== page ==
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family christmas

Giving children the best Christmas

By Christmas, family, Legal, Relationships, Toys

For a lot of people, Christmas is about spending time with family, but what happens when children have more than one? If not handled carefully, talk of Christmas can descend into conflict and arguments about where children spend the festive season.

In this article, Family Law Specialist, Rachael House, from Dutton Gregory Solicitors in Woking gives her tips on how to establish a Happy Christmas for all.

Top tips for child arrangements over Christmas:
1. Plan ahead
Discussions should be had as soon as possible. That way, if there is disagreement, there is time to resolve it.
2. Child first
A good way for parents to try and reach an agreement and overcome the desire to spend as much time as possible with their children, is to focus on what the child needs or wants.
3. Compromise
It is always best if parents, who know their children and what is best for them, can find a solution between themselves.
4. No point-scoring
Parents shouldn’t try and outdo each other, either in terms of time or presents.
5. Keep records
Arrangements are best confirmed in writing, (an email conversation will suffice) so there is a clear record of what has been agreed.

If you need help
If they cannot agree, a lot of parents find benefits in using mediation. This is where an independent, neutral third party assists in discussing and negotiating through a situation.

The process is voluntary, and a mediator cannot make a binding decision, but if parties can reach a solution, a ‘Memorandum of Understanding’ can be drawn up to record what parties have agreed to. In certain circumstances this be drawn up in to a Court Order, but only if it is deemed of benefit to the child.

There are alternatives to mediation. Collaborative Law is where parties sit around a table (or in different rooms if they don’t want to meet face-to-face) and engage in negotiations with the support of their solicitors providing legal advice. This too is a voluntary process and any decision is not legally binding.

A couple can also choose to undertake Arbitration where the decision of the arbitrator is legally binding on both parties. The parties jointly agree an arbitrator (a professionally trained and qualified expert who effectively performs the role of the Judge), prepares paper evidence and the arbitrator then hears from each party before making a decision. Arbitration is often a very effective way of resolving a dispute where the issues are limited or narrow, such as arrangements for Christmas.

If you want advice about Christmas, or any child contact, then contact Rachael House on 01483 755609 or

learning by making

An inspirational approach to nurturing curiosity for Early Years settings

By Education, environment, Forest School, fun for children, Toys
by Jovita Opio
Deputy Manager, Little Lancing Day Nursery & Forest School

It’s a fairly typical experience for many parents – you buy your small child a large toy – for example a sit on (or sit in!) car – and they are far more interested in playing with the box than with what was inside it. It’s something many of us have laughed about! It’s worth thinking about that a bit more though, why does a child do that? Is it that the box fires their imagination, it can be anything they want it to be, and that’s perhaps a more appealing object to explore at first sight than its brightly coloured contents? Another common observation we all have made is that children want to play with ‘real’ things, not just synthetic, child-sized reproductions. They see parents and other adults around them using ‘real’ things and they want to use them too.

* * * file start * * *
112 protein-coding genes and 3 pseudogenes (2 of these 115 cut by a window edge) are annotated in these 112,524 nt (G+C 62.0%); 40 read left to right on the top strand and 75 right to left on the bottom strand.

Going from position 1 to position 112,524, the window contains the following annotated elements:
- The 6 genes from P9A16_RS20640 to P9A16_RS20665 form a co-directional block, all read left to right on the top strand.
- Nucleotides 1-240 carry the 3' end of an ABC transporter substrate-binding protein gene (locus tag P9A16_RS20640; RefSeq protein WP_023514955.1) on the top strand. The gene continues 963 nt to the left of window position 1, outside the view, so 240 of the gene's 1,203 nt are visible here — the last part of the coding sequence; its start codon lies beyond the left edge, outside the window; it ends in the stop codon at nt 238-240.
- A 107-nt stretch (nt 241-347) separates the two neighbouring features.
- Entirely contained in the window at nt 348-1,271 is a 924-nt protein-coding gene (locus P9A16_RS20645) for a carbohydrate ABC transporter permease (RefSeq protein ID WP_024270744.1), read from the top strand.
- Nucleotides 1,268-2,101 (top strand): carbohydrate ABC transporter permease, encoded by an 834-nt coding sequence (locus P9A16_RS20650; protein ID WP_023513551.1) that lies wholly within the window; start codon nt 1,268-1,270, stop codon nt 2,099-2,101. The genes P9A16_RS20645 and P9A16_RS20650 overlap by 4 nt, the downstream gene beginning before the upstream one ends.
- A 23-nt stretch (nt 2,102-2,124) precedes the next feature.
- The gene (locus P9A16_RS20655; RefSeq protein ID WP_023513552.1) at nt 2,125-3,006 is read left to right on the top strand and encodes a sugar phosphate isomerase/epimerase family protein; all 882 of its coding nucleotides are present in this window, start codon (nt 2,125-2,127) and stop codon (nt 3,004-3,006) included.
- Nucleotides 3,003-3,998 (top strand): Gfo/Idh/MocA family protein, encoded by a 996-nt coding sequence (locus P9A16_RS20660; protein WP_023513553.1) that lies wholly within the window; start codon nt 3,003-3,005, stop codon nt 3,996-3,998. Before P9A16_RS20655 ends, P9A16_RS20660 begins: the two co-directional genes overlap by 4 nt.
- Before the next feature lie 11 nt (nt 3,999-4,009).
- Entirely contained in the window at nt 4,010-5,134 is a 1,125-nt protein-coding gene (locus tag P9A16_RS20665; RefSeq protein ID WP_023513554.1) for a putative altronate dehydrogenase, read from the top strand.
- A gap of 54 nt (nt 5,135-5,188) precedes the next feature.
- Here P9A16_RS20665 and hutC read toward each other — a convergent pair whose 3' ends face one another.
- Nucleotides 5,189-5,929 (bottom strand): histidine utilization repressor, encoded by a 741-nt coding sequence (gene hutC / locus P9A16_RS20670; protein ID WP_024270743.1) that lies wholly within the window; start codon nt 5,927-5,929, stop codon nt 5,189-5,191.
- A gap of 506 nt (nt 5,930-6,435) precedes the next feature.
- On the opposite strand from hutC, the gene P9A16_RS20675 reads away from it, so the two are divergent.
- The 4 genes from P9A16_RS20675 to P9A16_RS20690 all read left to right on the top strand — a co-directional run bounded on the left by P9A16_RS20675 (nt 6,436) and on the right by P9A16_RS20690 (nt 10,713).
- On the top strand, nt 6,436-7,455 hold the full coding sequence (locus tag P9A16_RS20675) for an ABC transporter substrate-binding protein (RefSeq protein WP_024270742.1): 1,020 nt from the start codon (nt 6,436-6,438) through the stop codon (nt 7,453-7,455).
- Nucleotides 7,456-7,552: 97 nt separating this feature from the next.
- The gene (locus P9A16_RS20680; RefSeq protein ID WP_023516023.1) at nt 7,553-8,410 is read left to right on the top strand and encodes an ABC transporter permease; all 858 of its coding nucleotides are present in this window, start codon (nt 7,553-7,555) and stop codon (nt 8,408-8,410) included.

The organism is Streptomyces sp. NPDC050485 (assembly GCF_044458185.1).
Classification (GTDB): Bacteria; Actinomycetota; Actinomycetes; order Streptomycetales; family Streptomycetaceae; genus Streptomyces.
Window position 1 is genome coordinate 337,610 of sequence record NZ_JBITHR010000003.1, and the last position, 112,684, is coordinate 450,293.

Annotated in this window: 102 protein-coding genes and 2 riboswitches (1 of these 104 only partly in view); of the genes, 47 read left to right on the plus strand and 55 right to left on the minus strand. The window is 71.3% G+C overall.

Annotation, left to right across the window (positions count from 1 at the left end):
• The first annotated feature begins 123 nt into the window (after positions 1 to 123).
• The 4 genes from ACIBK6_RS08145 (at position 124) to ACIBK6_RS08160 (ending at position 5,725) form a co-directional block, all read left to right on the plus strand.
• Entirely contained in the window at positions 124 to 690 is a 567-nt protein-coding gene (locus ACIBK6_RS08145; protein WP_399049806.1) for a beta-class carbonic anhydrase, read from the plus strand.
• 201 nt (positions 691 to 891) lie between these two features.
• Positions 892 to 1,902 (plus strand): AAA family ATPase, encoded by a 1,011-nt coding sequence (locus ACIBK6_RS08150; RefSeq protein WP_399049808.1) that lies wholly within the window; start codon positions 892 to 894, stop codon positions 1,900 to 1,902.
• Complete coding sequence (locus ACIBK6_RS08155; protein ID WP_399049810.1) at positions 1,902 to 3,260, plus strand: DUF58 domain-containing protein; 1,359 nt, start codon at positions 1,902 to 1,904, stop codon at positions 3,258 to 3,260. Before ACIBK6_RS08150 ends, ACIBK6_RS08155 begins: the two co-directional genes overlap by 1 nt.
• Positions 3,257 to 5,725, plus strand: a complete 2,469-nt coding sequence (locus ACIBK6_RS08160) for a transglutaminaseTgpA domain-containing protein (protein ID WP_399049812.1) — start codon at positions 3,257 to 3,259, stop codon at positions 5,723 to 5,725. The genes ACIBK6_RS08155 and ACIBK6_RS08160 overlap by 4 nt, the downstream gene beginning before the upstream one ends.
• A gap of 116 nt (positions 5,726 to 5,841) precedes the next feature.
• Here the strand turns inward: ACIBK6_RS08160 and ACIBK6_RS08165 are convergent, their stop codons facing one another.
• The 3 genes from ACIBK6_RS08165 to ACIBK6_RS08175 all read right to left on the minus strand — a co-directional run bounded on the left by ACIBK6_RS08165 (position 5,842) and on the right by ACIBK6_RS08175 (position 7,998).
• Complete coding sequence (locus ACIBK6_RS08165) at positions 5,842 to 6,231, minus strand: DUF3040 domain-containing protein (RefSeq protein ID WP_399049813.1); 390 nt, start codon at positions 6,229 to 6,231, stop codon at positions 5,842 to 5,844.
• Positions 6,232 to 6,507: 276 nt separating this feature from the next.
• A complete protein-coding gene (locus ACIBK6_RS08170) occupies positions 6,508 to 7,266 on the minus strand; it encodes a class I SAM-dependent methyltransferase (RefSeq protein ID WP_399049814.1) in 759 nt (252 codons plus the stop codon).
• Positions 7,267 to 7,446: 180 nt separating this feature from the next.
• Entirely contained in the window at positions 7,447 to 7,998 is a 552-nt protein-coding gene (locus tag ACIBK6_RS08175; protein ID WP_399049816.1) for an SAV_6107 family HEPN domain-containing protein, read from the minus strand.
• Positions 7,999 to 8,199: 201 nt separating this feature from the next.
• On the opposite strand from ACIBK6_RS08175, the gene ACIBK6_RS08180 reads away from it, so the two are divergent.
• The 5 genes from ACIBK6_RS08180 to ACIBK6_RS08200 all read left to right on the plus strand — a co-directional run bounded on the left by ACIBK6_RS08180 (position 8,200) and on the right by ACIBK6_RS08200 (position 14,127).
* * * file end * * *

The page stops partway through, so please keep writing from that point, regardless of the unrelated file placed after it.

There is no doubt that we are all born curious; babies and small children reach out to explore the world around them and learn rapidly from those experiences. Their parents are their very first educators and babies learn so quickly, it’s no great surprise therefore that those practitioners passionate about Early Years education want to continue to nurture that natural curiosity, imagination and creative thinking in their nursery settings – for staff job satisfaction as well as for the wellbeing of all the children in their care!

There are many elements that come together to create an environment where children’s development can flourish – whether it’s the calm ambience created by a subdued colour scheme, authentic items made of organic materials, or natural objects to capture the imagination. These all play a part in creating the framework within which children’s imaginations can blossom – neutral colours allow the learning to shine through, rather than distract from it, the hands-on feel of wicker baskets, wooden objects, carvings and ornaments connects children to the natural world around them and metal pots, pans, kitchen accessories are durable and ‘real’ items to role-play with.

So-called ‘loose parts play’ is another intriguing factor – carefully supervised – children find seemingly endless joy in making things out of nuts, bolts, washers and screws. It’s amazing what can be found in charity shops, car boot sales and by turning out old cupboards at home that can be used to build a stock of such materials, and recycling these items is also a way of doing a small bit for the environment at the same time.

But it’s so much more than muted colours, wooden crates and metal household objects that are important to a nursery that seeks to embrace this approach. It’s also a mindset. A combination of mindfulness and the Danish concept of Hygge – a sense of warmth, cosiness and homeliness, that encourage the children to develop their sense of awe and wonder in the world around them. So a nursery that seems more like an extension of home helps to promote the comfort children feel in their own homes. Working in partnership with parents is hugely important and creates a virtuous circle between nursery, child and home, with of course the child very much at its centre.